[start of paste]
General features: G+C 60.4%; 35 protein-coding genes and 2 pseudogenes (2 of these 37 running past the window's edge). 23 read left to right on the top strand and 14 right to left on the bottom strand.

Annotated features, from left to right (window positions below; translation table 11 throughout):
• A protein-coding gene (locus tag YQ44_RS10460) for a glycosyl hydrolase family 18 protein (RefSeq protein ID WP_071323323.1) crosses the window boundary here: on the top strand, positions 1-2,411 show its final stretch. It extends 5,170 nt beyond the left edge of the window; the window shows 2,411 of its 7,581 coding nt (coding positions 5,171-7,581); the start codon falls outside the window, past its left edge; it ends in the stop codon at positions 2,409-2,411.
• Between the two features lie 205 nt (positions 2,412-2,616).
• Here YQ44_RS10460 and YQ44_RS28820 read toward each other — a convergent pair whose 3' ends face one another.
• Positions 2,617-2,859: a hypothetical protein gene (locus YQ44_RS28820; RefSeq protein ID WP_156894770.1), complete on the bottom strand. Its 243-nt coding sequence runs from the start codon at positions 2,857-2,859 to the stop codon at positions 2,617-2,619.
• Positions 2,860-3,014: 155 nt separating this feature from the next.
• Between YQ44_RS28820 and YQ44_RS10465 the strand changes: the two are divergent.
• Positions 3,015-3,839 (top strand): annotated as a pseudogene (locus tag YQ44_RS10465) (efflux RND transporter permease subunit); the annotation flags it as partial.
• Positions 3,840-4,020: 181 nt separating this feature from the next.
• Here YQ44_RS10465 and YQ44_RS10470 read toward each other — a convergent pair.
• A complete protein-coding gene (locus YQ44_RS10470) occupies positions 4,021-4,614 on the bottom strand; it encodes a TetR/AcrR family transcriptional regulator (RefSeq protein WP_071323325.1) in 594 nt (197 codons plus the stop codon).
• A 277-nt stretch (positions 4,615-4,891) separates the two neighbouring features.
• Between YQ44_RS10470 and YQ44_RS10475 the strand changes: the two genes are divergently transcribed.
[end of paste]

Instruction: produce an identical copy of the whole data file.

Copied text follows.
General features: G+C 60.4%; 35 protein-coding genes and 2 pseudogenes (2 of these 37 running past the window's edge). 23 read left to right on the top strand and 14 right to left on the bottom strand.

Annotated features, from left to right (window positions below; translation table 11 throughout):
• A protein-coding gene (locus tag YQ44_RS10460) for a glycosyl hydrolase family 18 protein (RefSeq protein ID WP_071323323.1) crosses the window boundary here: on the top strand, positions 1-2,411 show its final stretch. It extends 5,170 nt beyond the left edge of the window; the window shows 2,411 of its 7,581 coding nt (coding positions 5,171-7,581); the start codon falls outside the window, past its left edge; it ends in the stop codon at positions 2,409-2,411.
• Between the two features lie 205 nt (positions 2,412-2,616).
• Here YQ44_RS10460 and YQ44_RS28820 read toward each other — a convergent pair whose 3' ends face one another.
• Positions 2,617-2,859: a hypothetical protein gene (locus YQ44_RS28820; RefSeq protein ID WP_156894770.1), complete on the bottom strand. Its 243-nt coding sequence runs from the start codon at positions 2,857-2,859 to the stop codon at positions 2,617-2,619.
• Positions 2,860-3,014: 155 nt separating this feature from the next.
• Between YQ44_RS28820 and YQ44_RS10465 the strand changes: the two are divergent.
• Positions 3,015-3,839 (top strand): annotated as a pseudogene (locus tag YQ44_RS10465) (efflux RND transporter permease subunit); the annotation flags it as partial.
• Positions 3,840-4,020: 181 nt separating this feature from the next.
• Here YQ44_RS10465 and YQ44_RS10470 read toward each other — a convergent pair.
• A complete protein-coding gene (locus YQ44_RS10470) occupies positions 4,021-4,614 on the bottom strand; it encodes a TetR/AcrR family transcriptional regulator (RefSeq protein WP_071323325.1) in 594 nt (197 codons plus the stop codon).
• A 277-nt stretch (positions 4,615-4,891) separates the two neighbouring features.
• Between YQ44_RS10470 and YQ44_RS10475 the strand changes: the two genes are divergently transcribed.